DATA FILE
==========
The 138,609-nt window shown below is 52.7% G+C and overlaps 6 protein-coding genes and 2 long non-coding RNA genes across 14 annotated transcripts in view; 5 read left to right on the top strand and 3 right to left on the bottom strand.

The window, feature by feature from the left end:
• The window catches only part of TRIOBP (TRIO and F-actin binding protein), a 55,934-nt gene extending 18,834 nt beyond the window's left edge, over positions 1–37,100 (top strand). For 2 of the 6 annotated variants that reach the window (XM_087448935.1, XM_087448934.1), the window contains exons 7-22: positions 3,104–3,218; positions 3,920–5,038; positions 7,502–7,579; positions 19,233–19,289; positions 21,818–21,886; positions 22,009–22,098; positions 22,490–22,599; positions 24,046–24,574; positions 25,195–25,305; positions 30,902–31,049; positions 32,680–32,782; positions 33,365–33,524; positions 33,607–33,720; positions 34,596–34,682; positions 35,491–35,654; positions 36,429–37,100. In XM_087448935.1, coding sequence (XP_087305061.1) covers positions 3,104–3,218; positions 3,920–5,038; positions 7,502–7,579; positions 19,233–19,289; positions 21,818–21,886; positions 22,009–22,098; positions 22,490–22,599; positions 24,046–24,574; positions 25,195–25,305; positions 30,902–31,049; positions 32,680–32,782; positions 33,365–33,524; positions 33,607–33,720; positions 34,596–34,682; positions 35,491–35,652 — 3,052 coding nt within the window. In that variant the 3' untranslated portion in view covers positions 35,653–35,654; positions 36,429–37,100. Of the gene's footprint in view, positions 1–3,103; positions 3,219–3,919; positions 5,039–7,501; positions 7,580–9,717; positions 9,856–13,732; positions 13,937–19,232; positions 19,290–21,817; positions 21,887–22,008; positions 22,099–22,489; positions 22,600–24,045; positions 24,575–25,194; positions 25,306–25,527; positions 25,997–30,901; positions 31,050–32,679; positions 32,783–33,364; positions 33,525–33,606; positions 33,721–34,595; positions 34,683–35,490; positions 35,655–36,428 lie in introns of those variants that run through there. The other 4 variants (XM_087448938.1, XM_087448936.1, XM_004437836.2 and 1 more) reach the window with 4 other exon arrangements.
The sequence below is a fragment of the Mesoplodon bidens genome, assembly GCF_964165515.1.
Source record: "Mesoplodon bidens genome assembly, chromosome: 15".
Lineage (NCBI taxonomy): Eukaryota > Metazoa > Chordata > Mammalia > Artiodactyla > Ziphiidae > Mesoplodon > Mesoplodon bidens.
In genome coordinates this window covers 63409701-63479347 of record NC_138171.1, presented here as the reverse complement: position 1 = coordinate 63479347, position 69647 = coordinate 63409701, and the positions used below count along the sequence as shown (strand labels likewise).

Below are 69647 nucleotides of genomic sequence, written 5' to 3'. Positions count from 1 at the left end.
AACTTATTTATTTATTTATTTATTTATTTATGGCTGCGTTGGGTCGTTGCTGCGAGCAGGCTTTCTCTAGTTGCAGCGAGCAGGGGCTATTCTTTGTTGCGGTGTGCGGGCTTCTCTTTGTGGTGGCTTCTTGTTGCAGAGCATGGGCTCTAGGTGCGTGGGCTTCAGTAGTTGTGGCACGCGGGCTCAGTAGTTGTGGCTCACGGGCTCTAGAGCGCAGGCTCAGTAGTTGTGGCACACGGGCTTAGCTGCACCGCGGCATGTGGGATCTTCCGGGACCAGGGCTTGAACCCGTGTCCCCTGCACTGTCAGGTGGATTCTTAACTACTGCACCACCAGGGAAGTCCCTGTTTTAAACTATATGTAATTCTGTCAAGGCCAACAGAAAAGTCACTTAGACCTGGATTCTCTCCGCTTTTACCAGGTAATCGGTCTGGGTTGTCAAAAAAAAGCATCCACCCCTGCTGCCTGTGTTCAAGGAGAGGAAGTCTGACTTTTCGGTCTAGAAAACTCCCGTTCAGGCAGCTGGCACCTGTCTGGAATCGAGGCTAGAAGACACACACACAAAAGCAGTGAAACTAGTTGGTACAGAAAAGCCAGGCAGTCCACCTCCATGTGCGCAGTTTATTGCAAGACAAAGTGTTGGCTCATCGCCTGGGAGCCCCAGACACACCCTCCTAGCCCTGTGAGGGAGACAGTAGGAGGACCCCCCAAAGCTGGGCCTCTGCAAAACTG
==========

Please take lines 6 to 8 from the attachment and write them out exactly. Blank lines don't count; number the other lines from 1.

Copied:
Lineage (NCBI taxonomy): Eukaryota > Metazoa > Chordata > Mammalia > Artiodactyla > Ziphiidae > Mesoplodon > Mesoplodon bidens.
In genome coordinates this window covers 63409701-63479347 of record NC_138171.1, presented here as the reverse complement: position 1 = coordinate 63479347, position 69647 = coordinate 63409701, and the positions used below count along the sequence as shown (strand labels likewise).

Below are 69647 nucleotides of genomic sequence, written 5' to 3'. Positions count from 1 at the left end.